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The Trans-Australian Railway was then in course of construction. Work had been begun at Port Augusta, the eastern end, and at Kalgoorlie, the western end. Port Augusta and Kalgoorlie are over a thousand miles apart. Mr. Fisher decided that on his way to England he would travel overland to Western Australia, where he would board the mail steamer. There was about six hundred miles of the line yet to be completed, and he had to cover that gap, part of it with camels and the remainder in motor-cars. The country he had to traverse was then unknown except to the men who had a few years previously surveyed the route of the railway. It was arid, inhospitable and without people except on its edges, where there were a few wandering tribes of wild half-starved aborigines.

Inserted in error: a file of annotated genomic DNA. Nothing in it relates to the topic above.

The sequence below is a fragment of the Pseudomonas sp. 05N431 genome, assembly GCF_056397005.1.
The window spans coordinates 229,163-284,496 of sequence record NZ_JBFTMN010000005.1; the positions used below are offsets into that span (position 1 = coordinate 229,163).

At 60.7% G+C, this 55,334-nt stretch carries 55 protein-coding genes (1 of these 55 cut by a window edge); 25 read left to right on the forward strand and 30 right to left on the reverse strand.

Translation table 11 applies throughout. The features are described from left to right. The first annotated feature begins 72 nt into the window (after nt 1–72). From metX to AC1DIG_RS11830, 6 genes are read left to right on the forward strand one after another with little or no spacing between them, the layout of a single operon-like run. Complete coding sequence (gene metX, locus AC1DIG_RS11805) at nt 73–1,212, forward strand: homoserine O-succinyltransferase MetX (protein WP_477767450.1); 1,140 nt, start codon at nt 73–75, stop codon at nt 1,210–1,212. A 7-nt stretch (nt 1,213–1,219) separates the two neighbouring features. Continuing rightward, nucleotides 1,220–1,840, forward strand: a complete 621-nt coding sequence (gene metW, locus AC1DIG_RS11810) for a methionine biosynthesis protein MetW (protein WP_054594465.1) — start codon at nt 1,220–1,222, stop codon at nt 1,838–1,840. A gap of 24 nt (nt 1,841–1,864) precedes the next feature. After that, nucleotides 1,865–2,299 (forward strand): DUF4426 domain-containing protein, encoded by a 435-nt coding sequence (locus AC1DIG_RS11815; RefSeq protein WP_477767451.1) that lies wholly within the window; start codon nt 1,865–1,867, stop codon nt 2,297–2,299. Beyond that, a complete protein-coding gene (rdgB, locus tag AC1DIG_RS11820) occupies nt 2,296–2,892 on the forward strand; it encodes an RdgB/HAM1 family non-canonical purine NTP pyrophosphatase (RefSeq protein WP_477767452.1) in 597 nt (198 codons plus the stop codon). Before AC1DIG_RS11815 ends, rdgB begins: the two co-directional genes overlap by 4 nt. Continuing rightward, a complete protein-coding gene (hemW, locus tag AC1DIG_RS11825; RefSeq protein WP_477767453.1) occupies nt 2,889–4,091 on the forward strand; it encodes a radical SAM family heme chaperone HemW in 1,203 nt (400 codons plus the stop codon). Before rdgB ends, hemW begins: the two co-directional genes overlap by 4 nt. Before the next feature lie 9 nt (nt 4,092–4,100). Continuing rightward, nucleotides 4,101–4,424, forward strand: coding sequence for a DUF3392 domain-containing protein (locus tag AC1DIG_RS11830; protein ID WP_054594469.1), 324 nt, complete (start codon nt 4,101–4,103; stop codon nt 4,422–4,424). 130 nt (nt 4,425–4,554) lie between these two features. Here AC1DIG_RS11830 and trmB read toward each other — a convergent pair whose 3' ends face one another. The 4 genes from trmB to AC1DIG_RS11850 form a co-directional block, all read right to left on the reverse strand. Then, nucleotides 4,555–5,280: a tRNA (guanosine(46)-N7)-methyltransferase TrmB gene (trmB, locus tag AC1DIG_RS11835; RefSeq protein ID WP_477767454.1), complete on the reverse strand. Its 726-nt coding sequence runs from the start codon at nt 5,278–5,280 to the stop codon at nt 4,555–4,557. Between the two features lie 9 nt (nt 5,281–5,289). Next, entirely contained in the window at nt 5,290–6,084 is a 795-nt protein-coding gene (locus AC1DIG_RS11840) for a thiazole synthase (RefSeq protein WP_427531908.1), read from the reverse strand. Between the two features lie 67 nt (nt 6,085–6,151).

I was at Kalgoorlie and was invited to join a small party to meet Fisher at Ooldea, which is six hundred and twenty-six miles east of Kalgoorlie and four hundred and twenty-seven miles west of Port Augusta.

We travelled in motor-cars along the track made by the surveyors. Our course lay over the Nullarbor Plain, that curious flat limestone country covered with a low growth of blue bush and salt bush. The leaves of these bushes retain moisture from rain and dew, and salt bush especially is a valuable fodder plant, especially for sheep.

The Nullarbor Plain was well named No-Tree Plain. There is but a foot or so of red soil to cover the limestone. To all appearance it is a dead level, but we are told that it is not exactly so. Our journey traversed the full length of the Plain, some four hundred miles.

To the person on the Plain the impression created is